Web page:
Monthly meeting: Thursday 26th November 8pm

We will hold our second online Zoom meeting next Thursday at 8pm. The main topic will be a discussion about the new cycle line which is being installed in Barnet. Have you tried it? what do you think about it? What has been the local reaction – from both cyclists and those that have yet to see the light? Take the chance this weekend to ride it and see what you think. Take some pics (good and bad bits, any problem areas) and send them to and we can share them at the meeting.

This meeting is open to members of the group and our local supporters only. If you attended the last meeting there is no need to do anything and you will be sent the Zoom invite in a few days time. If you wish to be added to the list, please send an email to

Have you responded to the Highway Code consultation?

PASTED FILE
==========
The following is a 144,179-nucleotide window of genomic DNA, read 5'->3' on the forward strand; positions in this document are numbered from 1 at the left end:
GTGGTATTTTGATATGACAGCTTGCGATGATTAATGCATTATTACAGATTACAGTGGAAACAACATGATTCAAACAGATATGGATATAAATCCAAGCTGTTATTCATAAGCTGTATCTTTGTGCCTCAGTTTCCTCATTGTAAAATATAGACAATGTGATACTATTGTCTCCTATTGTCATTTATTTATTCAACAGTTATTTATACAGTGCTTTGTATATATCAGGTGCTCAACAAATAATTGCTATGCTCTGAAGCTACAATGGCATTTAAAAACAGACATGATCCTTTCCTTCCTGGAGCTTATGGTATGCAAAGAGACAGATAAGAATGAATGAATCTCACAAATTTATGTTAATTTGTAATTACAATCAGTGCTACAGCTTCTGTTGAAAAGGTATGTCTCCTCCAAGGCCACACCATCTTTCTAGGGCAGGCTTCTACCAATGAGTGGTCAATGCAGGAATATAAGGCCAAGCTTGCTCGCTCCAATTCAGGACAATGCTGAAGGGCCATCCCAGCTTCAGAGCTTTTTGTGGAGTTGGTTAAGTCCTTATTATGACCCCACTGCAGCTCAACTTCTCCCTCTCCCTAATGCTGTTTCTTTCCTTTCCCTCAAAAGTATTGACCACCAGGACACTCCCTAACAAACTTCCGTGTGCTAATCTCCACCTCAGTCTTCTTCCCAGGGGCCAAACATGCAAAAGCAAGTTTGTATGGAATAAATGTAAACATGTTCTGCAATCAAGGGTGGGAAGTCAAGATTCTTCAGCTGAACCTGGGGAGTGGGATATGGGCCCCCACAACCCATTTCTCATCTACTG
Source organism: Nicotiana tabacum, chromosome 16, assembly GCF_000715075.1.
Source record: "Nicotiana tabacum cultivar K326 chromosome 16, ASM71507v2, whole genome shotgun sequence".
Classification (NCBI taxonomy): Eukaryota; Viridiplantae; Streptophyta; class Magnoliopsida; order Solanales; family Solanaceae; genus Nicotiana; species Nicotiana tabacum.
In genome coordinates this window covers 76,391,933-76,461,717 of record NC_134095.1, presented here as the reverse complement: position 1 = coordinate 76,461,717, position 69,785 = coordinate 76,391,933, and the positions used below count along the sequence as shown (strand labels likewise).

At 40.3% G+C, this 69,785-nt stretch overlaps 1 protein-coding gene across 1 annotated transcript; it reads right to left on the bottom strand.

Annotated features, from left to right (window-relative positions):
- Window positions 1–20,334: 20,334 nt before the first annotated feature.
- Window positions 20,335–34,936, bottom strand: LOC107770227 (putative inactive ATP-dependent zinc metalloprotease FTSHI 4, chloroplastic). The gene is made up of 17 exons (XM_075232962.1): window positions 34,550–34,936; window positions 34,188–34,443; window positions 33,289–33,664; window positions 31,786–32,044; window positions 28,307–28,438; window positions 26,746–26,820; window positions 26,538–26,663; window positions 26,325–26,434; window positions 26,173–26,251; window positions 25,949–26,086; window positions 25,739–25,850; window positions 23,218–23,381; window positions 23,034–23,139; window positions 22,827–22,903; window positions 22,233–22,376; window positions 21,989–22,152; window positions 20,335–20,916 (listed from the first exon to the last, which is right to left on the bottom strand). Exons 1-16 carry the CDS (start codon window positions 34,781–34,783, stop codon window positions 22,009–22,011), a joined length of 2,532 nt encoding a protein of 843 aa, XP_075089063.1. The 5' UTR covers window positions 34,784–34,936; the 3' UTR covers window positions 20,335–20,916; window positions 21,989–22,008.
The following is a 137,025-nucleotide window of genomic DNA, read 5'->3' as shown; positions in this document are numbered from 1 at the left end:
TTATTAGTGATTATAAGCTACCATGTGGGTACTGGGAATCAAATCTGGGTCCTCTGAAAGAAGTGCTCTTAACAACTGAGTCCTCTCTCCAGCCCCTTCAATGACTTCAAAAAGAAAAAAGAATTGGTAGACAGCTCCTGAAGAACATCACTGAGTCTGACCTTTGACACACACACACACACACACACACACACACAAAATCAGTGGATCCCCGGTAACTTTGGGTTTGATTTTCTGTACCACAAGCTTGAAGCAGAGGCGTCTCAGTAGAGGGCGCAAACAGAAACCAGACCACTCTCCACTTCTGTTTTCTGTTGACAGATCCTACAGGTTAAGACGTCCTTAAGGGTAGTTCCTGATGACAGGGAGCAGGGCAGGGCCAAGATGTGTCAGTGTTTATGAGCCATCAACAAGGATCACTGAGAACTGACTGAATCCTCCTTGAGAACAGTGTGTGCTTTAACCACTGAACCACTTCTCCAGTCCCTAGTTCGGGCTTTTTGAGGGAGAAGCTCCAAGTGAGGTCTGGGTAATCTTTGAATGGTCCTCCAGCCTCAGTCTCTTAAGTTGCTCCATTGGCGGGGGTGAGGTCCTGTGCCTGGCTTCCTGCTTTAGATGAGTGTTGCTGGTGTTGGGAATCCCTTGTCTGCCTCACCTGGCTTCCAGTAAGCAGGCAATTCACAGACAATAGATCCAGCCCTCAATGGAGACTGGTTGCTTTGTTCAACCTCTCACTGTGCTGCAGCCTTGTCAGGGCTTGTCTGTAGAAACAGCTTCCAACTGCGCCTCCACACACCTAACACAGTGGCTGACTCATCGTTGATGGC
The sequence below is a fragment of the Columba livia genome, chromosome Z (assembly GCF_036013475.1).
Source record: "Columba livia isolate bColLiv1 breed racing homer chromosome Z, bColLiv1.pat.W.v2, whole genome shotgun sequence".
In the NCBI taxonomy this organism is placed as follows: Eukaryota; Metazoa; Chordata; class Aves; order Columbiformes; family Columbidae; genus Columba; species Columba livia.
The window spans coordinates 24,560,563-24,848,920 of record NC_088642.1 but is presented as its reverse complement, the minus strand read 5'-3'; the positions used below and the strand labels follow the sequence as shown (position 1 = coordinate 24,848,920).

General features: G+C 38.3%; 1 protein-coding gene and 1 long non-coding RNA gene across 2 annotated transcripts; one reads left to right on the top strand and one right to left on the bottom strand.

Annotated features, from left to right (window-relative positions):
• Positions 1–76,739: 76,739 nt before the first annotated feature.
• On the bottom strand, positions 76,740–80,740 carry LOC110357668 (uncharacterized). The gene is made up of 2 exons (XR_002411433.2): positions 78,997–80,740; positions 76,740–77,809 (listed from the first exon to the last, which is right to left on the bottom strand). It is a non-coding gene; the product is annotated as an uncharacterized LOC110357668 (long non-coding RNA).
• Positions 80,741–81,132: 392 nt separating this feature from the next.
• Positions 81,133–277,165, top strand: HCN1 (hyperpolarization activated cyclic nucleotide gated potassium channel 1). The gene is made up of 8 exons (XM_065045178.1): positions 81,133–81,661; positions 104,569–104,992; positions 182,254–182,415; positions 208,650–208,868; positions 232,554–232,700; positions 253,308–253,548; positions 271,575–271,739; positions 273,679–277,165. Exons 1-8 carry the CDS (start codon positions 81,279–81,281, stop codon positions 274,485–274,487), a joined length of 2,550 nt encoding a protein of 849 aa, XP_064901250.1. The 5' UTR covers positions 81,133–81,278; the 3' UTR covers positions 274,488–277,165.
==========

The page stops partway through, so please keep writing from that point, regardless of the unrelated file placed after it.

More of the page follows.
As you may know, the government is consulting on a revision of the Highway Code. The consultation ends at midnight on Tuesday 27 October, so there is still time to do an individual response online using this link:

Cycling organisations have been heavily involved in lobbying to make the Highway Code more cycle-friendly and are keen for as many organisations and individuals as possible to respond.

You may find it helpful to see the comments made on behalf of Barnet Cycling Campaign:

H1] We support the concept of a “Hierarchy of Road Users” giving priority to the needs of a the most vulnerable. It reminiscent of the law of the sea that “sail comes before steam”. We would prefer the term “Hierarchy of Responsibility”.

H2] We support pedestrian priority at junctions and priority on shared pedestrian / cycle paths.